Try very hard to be conscious of whether or not you’re frowning or squinting at your screen. If you find that it’s hard to see, consider getting glasses. If you find that you just make a really intense face when you’re concentrating, try to break the habit. Give yourself a facial, smoothing out your furrowed brow or narrowed eyes. Put a mirror next to your computer, and check occasionally to see if you’re making a face. The first step to preventing the development of computer face is self-awareness.
As for your neck, the biggest secret is exercise. Take a moment to look at the ceiling. Stretching your neck backwards to look up uses those muscles that start to atrophy from tilting down all day. If you’re feeling frustrated, take a minute away from your screen. Staring at it with a blank look on your face really won’t help, and moving around naturally exercises your neck muscles. Also, while you’re at your screen, tilt your head from side to side, stretching your neck to the left and right for several seconds. If possible, try to angle your computer screen so you can look straight at it and not down.
What if I already have computer face?
With more and more jobs revolving around computers, it’s possible that you may have developed the symptoms of computer face without really realizing it. But that’s okay. There are some simple plastic surgery solutions that can help you regain that youthful, non-computer face in a jiffy.
BOTOX and its new rival, Dysport, seem to be the first choice among many plastic surgeons. Dr. Naderi suggests that “BOTOX, Dysport help PREVENT lines and reduce them.” This is helpful for minor sufferers of computer face who want to take cautionary steps against the formation of new wrinkles in the future. Dr. Naderi adds, “In more severe cases, CO2 laser treatments and deeper chemical peels may also be added to…routine BOTOX treatments.” Dr. Nassif suggests that, “when performed properly by a highly skilled surgeon, BOTOX injections yield amazing results for reducing the appearance of fine lines around the eyes.”
Other options include collagen injections or autologous fat transfer procedures, such as Selphyl, which use a more ‘natural’ method to stimulate your own cell growth and erase fine lines. Consult with your plastic surgeon to find out what’s right for you.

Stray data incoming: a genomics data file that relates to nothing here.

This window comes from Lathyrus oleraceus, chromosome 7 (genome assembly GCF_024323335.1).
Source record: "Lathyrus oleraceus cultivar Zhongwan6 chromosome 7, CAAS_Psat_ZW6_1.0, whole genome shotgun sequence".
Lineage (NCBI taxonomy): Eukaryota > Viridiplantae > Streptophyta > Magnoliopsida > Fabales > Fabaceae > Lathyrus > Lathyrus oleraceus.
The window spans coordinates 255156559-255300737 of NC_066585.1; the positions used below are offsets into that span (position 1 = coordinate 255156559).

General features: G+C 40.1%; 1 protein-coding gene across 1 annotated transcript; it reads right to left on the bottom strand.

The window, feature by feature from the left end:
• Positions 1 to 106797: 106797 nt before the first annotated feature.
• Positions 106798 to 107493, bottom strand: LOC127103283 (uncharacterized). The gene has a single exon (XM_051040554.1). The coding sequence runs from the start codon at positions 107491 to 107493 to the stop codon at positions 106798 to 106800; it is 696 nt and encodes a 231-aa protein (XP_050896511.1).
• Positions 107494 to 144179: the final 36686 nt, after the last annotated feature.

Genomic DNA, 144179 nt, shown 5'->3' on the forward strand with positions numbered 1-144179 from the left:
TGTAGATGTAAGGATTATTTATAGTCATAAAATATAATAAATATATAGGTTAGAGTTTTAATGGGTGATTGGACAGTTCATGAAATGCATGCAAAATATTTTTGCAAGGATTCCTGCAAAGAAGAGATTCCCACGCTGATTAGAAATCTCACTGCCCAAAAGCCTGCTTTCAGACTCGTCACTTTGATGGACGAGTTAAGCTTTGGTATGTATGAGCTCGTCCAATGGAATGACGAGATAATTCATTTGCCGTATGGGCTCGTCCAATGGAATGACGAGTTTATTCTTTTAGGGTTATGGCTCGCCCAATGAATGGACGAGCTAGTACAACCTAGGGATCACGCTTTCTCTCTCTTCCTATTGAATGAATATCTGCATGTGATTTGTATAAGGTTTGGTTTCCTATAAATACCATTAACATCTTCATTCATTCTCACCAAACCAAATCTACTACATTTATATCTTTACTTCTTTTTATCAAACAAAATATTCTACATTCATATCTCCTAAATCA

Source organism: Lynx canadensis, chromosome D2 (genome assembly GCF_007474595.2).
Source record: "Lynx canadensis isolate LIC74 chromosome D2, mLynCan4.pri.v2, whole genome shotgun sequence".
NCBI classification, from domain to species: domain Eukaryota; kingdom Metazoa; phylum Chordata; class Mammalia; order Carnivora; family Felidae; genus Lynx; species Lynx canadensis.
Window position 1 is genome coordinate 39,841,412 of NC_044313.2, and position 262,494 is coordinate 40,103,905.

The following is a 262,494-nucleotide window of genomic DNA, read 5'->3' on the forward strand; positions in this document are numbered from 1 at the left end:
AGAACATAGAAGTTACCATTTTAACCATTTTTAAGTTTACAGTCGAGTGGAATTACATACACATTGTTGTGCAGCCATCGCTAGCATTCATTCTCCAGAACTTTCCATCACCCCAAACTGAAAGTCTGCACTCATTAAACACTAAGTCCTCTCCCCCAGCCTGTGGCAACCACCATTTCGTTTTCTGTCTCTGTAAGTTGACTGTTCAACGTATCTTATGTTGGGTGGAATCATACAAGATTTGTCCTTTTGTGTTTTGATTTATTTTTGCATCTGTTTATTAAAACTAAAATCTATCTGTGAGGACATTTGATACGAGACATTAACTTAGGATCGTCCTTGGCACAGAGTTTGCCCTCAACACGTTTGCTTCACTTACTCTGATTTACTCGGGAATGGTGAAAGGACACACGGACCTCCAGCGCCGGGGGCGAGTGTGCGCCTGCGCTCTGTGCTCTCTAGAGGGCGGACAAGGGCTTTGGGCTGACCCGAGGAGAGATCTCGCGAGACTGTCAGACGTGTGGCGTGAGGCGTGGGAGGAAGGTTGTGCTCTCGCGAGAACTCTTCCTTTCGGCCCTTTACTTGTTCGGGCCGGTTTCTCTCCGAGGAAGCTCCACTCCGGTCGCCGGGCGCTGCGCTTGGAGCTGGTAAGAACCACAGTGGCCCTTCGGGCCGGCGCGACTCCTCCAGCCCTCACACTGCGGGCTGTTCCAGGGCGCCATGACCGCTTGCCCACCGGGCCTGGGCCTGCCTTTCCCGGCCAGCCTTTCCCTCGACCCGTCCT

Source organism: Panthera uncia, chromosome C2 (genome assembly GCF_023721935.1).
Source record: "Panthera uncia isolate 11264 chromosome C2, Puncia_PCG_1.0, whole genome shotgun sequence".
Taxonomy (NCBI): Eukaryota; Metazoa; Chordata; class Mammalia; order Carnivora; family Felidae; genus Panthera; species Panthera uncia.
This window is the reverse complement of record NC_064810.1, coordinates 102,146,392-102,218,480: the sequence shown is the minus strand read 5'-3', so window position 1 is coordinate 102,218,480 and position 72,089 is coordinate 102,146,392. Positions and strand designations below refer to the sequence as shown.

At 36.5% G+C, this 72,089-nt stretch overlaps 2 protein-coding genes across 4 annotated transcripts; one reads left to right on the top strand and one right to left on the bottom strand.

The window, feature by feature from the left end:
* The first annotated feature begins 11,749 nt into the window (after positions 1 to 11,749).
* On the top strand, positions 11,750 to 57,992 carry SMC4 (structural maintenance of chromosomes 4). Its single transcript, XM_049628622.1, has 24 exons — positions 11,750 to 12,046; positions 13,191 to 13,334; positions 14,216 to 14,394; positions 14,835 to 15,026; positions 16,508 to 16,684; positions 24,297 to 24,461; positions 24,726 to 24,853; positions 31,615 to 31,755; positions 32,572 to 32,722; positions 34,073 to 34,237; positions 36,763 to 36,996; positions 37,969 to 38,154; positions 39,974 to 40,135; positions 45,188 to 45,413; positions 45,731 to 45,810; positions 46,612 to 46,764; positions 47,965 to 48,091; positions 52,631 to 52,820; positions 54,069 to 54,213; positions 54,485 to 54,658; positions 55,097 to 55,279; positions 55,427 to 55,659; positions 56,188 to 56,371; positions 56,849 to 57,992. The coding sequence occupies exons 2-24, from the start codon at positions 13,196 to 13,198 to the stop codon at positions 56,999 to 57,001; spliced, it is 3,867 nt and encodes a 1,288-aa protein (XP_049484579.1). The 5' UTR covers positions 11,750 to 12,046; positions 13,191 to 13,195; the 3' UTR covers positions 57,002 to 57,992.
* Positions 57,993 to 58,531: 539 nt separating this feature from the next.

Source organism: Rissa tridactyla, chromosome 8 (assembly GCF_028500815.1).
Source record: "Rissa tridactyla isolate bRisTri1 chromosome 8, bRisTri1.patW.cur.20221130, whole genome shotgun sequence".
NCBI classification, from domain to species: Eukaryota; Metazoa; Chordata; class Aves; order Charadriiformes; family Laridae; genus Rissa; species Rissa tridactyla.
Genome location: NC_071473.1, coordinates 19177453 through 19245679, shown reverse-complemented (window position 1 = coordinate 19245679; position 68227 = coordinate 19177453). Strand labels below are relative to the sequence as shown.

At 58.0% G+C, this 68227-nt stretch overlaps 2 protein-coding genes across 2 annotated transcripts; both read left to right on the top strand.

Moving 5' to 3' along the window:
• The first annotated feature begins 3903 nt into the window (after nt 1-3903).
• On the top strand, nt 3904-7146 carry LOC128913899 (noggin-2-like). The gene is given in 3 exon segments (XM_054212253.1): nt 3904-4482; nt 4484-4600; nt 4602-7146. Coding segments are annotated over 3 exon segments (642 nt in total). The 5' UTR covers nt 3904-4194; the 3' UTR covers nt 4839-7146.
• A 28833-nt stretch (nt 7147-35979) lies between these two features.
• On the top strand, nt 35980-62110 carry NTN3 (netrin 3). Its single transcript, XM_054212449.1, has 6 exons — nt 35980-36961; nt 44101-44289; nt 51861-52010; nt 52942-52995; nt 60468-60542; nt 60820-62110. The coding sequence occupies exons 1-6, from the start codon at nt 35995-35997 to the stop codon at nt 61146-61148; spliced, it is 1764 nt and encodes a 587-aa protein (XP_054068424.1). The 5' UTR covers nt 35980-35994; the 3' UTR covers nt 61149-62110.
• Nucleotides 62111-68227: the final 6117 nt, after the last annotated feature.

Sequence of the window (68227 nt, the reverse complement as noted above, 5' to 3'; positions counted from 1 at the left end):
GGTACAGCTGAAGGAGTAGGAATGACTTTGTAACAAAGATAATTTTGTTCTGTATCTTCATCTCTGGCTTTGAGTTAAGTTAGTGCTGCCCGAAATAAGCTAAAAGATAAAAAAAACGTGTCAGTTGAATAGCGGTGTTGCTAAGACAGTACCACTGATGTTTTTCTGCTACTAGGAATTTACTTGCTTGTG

A sagging jowl line is a little trickier to deal with. Dr Naderi posits that the best way “to improve loose neck skin and jowls is still surgery. Facelift and necklift are the gold standards although Thermage and Ulthera can help to some degree.” Thermage is a non-surgical, heat-based skin-tightening treatment that stimulates collagen production to rejuvenate loose skin. Ulthera achieves similar results using ultrasound instead of heat.
Dr. Nassif offers similar solutions to turkey neck, saying, “For sagginess in the neck and jowl area, there are a few treatments which may help alleviate the issue. Your surgeon may perform a necklift, where the neck muscles are tightened and excess fat is removed. Your surgeon may also perform liposuction of the neck, which is an additional method for removing excess fat….In addition, the jowls may be improved by performing a lower facelift, where the face is lifted vertically.” Dr. Nassif goes on to say, “Overall, there are many excellent ways to reduce signs of aging in the face and provide the patient with a fresh and youthful appearance using minimally invasive surgical or non-surgical methods.”
I Screen, You Screen, We all Screen… All day, every day.
It’s inevitable that as computers, smartphones, and technology become more prominent in our lives, many of us have to spend a long time in positions that aren’t necessarily natural or healthy for our bodies. But, with some preventative steps, you can slow the computer face process. Also, just as technology improves in the business world, it improves comparatively in the plastic surgery world. So solutions to your computer face problems are becoming more and more accessible and painless. So wipe that frown off your face, stretch your neck, and relax.none